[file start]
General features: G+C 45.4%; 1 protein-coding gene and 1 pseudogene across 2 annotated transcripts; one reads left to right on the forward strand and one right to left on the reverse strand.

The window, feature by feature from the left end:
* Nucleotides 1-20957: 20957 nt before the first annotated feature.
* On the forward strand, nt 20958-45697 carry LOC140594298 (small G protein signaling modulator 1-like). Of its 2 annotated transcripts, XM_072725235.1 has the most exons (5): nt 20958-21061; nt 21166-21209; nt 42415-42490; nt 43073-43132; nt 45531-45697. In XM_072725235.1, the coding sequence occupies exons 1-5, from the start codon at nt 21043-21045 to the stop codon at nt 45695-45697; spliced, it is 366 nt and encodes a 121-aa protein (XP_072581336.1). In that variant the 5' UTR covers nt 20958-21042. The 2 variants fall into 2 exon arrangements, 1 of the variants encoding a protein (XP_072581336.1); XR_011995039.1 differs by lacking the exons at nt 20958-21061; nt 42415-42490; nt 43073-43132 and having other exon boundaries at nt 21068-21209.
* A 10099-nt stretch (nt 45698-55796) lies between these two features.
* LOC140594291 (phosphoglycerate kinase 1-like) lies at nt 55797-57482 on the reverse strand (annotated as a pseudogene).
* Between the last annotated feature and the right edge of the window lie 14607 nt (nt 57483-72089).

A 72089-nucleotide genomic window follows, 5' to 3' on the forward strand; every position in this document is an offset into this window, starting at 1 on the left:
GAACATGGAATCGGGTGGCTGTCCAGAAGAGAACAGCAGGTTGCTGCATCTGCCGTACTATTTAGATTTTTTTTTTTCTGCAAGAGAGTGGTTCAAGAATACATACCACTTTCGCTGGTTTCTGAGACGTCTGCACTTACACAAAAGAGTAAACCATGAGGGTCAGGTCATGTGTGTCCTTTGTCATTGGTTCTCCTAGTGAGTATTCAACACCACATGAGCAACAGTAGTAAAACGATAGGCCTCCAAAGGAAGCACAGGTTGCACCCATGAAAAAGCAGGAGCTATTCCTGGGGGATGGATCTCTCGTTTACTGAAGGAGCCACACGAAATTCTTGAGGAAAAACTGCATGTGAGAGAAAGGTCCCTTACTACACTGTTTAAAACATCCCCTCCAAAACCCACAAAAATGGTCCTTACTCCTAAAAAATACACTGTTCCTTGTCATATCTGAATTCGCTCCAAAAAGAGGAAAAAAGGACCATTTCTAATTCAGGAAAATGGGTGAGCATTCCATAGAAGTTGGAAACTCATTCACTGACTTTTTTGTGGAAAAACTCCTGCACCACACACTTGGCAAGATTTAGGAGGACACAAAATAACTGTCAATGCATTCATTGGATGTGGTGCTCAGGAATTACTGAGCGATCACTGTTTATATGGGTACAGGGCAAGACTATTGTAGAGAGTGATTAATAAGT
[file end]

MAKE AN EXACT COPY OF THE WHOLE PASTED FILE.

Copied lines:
General features: G+C 45.4%; 1 protein-coding gene and 1 pseudogene across 2 annotated transcripts; one reads left to right on the forward strand and one right to left on the reverse strand.

The window, feature by feature from the left end:
* Nucleotides 1-20957: 20957 nt before the first annotated feature.
* On the forward strand, nt 20958-45697 carry LOC140594298 (small G protein signaling modulator 1-like). Of its 2 annotated transcripts, XM_072725235.1 has the most exons (5): nt 20958-21061; nt 21166-21209; nt 42415-42490; nt 43073-43132; nt 45531-45697. In XM_072725235.1, the coding sequence occupies exons 1-5, from the start codon at nt 21043-21045 to the stop codon at nt 45695-45697; spliced, it is 366 nt and encodes a 121-aa protein (XP_072581336.1). In that variant the 5' UTR covers nt 20958-21042. The 2 variants fall into 2 exon arrangements, 1 of the variants encoding a protein (XP_072581336.1); XR_011995039.1 differs by lacking the exons at nt 20958-21061; nt 42415-42490; nt 43073-43132 and having other exon boundaries at nt 21068-21209.
* A 10099-nt stretch (nt 45698-55796) lies between these two features.
* LOC140594291 (phosphoglycerate kinase 1-like) lies at nt 55797-57482 on the reverse strand (annotated as a pseudogene).
* Between the last annotated feature and the right edge of the window lie 14607 nt (nt 57483-72089).

A 72089-nucleotide genomic window follows, 5' to 3' on the forward strand; every position in this document is an offset into this window, starting at 1 on the left:
GAACATGGAATCGGGTGGCTGTCCAGAAGAGAACAGCAGGTTGCTGCATCTGCCGTACTATTTAGATTTTTTTTTTTCTGCAAGAGAGTGGTTCAAGAATACATACCACTTTCGCTGGTTTCTGAGACGTCTGCACTTACACAAAAGAGTAAACCATGAGGGTCAGGTCATGTGTGTCCTTTGTCATTGGTTCTCCTAGTGAGTATTCAACACCACATGAGCAACAGTAGTAAAACGATAGGCCTCCAAAGGAAGCACAGGTTGCACCCATGAAAAAGCAGGAGCTATTCCTGGGGGATGGATCTCTCGTTTACTGAAGGAGCCACACGAAATTCTTGAGGAAAAACTGCATGTGAGAGAAAGGTCCCTTACTACACTGTTTAAAACATCCCCTCCAAAACCCACAAAAATGGTCCTTACTCCTAAAAAATACACTGTTCCTTGTCATATCTGAATTCGCTCCAAAAAGAGGAAAAAAGGACCATTTCTAATTCAGGAAAATGGGTGAGCATTCCATAGAAGTTGGAAACTCATTCACTGACTTTTTTGTGGAAAAACTCCTGCACCACACACTTGGCAAGATTTAGGAGGACACAAAATAACTGTCAATGCATTCATTGGATGTGGTGCTCAGGAATTACTGAGCGATCACTGTTTATATGGGTACAGGGCAAGACTATTGTAGAGAGTGATTAATAAGT